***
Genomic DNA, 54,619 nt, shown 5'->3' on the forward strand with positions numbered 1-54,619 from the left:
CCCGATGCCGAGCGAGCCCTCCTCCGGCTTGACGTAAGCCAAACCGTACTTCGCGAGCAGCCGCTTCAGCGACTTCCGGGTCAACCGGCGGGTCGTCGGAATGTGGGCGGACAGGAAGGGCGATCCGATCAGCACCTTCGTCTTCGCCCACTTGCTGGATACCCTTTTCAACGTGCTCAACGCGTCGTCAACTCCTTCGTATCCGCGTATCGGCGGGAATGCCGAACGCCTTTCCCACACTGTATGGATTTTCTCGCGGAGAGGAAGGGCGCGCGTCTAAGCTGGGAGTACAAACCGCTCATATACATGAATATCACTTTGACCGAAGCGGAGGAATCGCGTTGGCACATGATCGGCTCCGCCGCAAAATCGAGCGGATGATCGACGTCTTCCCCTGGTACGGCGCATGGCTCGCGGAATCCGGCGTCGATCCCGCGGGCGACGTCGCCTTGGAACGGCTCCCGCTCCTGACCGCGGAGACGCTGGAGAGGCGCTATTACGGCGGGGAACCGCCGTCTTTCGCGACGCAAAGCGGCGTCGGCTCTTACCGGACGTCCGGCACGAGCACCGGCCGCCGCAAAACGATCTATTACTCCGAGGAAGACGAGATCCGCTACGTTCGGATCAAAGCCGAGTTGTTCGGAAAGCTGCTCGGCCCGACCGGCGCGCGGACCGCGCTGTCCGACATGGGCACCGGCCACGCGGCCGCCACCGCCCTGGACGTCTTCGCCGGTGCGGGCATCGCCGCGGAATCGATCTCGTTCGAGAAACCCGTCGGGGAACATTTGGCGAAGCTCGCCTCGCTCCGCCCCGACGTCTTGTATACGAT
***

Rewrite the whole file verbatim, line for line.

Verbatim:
Genomic DNA, 54,619 nt, shown 5'->3' on the forward strand with positions numbered 1-54,619 from the left:
CCCGATGCCGAGCGAGCCCTCCTCCGGCTTGACGTAAGCCAAACCGTACTTCGCGAGCAGCCGCTTCAGCGACTTCCGGGTCAACCGGCGGGTCGTCGGAATGTGGGCGGACAGGAAGGGCGATCCGATCAGCACCTTCGTCTTCGCCCACTTGCTGGATACCCTTTTCAACGTGCTCAACGCGTCGTCAACTCCTTCGTATCCGCGTATCGGCGGGAATGCCGAACGCCTTTCCCACACTGTATGGATTTTCTCGCGGAGAGGAAGGGCGCGCGTCTAAGCTGGGAGTACAAACCGCTCATATACATGAATATCACTTTGACCGAAGCGGAGGAATCGCGTTGGCACATGATCGGCTCCGCCGCAAAATCGAGCGGATGATCGACGTCTTCCCCTGGTACGGCGCATGGCTCGCGGAATCCGGCGTCGATCCCGCGGGCGACGTCGCCTTGGAACGGCTCCCGCTCCTGACCGCGGAGACGCTGGAGAGGCGCTATTACGGCGGGGAACCGCCGTCTTTCGCGACGCAAAGCGGCGTCGGCTCTTACCGGACGTCCGGCACGAGCACCGGCCGCCGCAAAACGATCTATTACTCCGAGGAAGACGAGATCCGCTACGTTCGGATCAAAGCCGAGTTGTTCGGAAAGCTGCTCGGCCCGACCGGCGCGCGGACCGCGCTGTCCGACATGGGCACCGGCCACGCGGCCGCCACCGCCCTGGACGTCTTCGCCGGTGCGGGCATCGCCGCGGAATCGATCTCGTTCGAGAAACCCGTCGGGGAACATTTGGCGAAGCTCGCCTCGCTCCGCCCCGACGTCTTGTATACGAT